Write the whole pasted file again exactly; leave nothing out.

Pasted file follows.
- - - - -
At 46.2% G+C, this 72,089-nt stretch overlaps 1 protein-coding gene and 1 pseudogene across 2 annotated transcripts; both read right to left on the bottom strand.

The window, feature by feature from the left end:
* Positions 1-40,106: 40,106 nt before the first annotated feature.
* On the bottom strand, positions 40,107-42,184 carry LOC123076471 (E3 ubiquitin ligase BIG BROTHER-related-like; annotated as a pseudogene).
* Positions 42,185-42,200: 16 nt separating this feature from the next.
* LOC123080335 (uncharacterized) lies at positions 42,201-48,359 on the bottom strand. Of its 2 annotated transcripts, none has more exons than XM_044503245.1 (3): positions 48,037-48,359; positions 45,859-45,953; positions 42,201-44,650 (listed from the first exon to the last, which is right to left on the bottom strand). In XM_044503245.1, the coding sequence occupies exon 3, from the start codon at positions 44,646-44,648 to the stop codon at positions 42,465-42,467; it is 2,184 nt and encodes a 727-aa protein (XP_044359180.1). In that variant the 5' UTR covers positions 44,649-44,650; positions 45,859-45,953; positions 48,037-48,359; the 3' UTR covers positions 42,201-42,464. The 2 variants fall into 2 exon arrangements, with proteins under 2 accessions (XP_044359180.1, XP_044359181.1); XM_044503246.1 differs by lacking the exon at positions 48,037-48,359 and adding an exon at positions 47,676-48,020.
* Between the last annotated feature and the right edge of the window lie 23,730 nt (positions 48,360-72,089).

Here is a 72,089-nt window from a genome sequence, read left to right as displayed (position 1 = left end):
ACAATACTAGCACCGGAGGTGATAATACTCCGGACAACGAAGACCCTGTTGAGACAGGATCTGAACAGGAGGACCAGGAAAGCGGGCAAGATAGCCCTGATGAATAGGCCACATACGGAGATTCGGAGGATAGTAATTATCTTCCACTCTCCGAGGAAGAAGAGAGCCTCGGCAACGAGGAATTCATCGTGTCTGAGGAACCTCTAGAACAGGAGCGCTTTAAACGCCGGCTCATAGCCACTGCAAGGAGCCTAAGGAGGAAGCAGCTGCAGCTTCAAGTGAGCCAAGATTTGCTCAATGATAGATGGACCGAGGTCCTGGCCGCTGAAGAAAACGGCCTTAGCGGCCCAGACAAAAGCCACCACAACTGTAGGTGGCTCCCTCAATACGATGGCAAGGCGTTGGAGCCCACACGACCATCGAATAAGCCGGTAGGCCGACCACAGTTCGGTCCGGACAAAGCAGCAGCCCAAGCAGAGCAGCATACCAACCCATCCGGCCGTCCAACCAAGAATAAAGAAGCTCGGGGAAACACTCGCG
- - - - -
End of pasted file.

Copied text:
At 46.2% G+C, this 72,089-nt stretch overlaps 1 protein-coding gene and 1 pseudogene across 2 annotated transcripts; both read right to left on the bottom strand.

The window, feature by feature from the left end:
* Positions 1-40,106: 40,106 nt before the first annotated feature.
* On the bottom strand, positions 40,107-42,184 carry LOC123076471 (E3 ubiquitin ligase BIG BROTHER-related-like; annotated as a pseudogene).
* Positions 42,185-42,200: 16 nt separating this feature from the next.
* LOC123080335 (uncharacterized) lies at positions 42,201-48,359 on the bottom strand. Of its 2 annotated transcripts, none has more exons than XM_044503245.1 (3): positions 48,037-48,359; positions 45,859-45,953; positions 42,201-44,650 (listed from the first exon to the last, which is right to left on the bottom strand). In XM_044503245.1, the coding sequence occupies exon 3, from the start codon at positions 44,646-44,648 to the stop codon at positions 42,465-42,467; it is 2,184 nt and encodes a 727-aa protein (XP_044359180.1). In that variant the 5' UTR covers positions 44,649-44,650; positions 45,859-45,953; positions 48,037-48,359; the 3' UTR covers positions 42,201-42,464. The 2 variants fall into 2 exon arrangements, with proteins under 2 accessions (XP_044359180.1, XP_044359181.1); XM_044503246.1 differs by lacking the exon at positions 48,037-48,359 and adding an exon at positions 47,676-48,020.
* Between the last annotated feature and the right edge of the window lie 23,730 nt (positions 48,360-72,089).

Here is a 72,089-nt window from a genome sequence, read left to right as displayed (position 1 = left end):
ACAATACTAGCACCGGAGGTGATAATACTCCGGACAACGAAGACCCTGTTGAGACAGGATCTGAACAGGAGGACCAGGAAAGCGGGCAAGATAGCCCTGATGAATAGGCCACATACGGAGATTCGGAGGATAGTAATTATCTTCCACTCTCCGAGGAAGAAGAGAGCCTCGGCAACGAGGAATTCATCGTGTCTGAGGAACCTCTAGAACAGGAGCGCTTTAAACGCCGGCTCATAGCCACTGCAAGGAGCCTAAGGAGGAAGCAGCTGCAGCTTCAAGTGAGCCAAGATTTGCTCAATGATAGATGGACCGAGGTCCTGGCCGCTGAAGAAAACGGCCTTAGCGGCCCAGACAAAAGCCACCACAACTGTAGGTGGCTCCCTCAATACGATGGCAAGGCGTTGGAGCCCACACGACCATCGAATAAGCCGGTAGGCCGACCACAGTTCGGTCCGGACAAAGCAGCAGCCCAAGCAGAGCAGCATACCAACCCATCCGGCCGTCCAACCAAGAATAAAGAAGCTCGGGGAAACACTCGCG